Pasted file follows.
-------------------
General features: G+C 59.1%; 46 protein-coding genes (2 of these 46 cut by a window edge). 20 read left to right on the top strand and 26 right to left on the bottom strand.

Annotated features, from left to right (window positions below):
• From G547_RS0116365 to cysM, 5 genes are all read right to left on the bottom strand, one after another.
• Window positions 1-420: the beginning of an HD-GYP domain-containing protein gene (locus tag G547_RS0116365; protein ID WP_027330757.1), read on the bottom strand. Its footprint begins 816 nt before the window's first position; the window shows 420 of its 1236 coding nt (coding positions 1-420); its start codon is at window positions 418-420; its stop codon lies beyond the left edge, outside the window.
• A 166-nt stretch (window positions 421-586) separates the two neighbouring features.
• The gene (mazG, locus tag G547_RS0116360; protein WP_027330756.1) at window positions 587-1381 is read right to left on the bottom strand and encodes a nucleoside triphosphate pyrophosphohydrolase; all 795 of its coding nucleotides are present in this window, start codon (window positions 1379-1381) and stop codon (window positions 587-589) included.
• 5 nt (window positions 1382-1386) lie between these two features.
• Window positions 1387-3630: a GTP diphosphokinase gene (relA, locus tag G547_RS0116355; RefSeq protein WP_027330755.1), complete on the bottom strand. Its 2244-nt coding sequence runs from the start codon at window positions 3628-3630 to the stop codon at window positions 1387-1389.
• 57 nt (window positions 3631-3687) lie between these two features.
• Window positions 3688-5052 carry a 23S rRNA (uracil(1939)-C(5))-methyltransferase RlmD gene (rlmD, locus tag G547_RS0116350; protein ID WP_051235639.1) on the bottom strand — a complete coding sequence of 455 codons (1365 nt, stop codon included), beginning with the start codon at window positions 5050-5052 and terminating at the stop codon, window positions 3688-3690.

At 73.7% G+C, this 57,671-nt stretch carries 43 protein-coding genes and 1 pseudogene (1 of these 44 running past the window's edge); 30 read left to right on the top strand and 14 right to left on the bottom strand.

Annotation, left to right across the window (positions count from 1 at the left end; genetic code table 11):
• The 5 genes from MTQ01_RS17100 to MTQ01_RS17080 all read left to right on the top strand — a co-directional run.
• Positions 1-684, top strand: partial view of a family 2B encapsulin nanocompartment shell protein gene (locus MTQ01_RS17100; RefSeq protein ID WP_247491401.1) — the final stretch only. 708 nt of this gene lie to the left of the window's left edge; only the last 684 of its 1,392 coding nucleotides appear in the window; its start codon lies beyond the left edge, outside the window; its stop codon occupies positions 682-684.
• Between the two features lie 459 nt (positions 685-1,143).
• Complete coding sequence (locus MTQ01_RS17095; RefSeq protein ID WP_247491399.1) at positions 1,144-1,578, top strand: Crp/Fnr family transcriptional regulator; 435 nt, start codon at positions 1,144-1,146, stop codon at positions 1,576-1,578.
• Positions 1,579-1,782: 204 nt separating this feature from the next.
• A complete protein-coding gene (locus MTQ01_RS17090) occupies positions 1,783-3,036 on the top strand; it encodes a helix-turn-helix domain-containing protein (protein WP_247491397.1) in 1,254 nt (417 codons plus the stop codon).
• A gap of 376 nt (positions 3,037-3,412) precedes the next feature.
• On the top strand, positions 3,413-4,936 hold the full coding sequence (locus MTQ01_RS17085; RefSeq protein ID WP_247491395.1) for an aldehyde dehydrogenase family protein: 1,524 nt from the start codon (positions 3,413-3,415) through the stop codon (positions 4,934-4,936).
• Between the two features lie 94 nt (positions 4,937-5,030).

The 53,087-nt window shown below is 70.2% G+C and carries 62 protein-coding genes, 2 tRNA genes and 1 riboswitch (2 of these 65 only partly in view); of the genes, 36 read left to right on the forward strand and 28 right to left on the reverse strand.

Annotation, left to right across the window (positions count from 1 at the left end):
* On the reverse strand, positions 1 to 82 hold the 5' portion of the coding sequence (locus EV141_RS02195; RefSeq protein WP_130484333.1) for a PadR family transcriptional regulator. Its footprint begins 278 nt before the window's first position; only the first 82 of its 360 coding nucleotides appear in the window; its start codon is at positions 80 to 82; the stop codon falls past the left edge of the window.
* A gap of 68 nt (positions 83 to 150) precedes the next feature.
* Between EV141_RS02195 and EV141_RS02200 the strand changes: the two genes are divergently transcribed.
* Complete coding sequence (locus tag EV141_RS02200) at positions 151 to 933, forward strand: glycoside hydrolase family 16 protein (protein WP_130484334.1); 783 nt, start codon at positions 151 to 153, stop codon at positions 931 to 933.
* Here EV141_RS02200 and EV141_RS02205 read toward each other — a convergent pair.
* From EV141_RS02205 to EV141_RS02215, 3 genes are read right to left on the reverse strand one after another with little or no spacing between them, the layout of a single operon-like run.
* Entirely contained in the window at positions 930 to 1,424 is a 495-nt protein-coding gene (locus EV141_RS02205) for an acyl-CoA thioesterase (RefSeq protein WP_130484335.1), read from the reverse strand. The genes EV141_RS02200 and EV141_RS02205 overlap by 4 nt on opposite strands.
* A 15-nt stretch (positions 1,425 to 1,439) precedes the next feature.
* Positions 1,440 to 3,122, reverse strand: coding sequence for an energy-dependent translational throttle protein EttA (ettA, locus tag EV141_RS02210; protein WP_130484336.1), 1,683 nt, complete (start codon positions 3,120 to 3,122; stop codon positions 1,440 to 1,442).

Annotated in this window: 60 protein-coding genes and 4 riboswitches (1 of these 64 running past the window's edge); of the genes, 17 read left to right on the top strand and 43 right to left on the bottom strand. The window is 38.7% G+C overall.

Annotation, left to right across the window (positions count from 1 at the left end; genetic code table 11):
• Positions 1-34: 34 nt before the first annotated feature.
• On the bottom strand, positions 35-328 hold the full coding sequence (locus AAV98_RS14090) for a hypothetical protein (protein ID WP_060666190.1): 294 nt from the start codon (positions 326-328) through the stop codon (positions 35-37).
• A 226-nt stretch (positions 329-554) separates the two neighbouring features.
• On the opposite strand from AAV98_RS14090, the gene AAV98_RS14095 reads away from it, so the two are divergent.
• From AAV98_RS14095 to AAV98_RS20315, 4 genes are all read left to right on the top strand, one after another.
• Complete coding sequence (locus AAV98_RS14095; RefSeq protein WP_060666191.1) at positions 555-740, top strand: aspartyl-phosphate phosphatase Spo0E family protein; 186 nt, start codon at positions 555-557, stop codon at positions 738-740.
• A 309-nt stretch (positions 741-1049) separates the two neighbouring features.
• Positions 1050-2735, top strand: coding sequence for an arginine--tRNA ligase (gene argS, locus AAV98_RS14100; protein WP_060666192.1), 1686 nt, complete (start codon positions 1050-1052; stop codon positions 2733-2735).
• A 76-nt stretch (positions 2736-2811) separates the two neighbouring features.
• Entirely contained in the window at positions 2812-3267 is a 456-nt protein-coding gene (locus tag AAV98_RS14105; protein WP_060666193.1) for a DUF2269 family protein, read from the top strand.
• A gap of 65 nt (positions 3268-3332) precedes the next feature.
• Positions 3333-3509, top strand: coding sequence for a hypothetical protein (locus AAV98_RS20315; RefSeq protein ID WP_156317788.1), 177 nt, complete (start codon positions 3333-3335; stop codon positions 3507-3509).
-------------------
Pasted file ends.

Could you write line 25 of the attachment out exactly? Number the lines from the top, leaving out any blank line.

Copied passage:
* A gap of 68 nt (positions 83 to 150) precedes the next feature.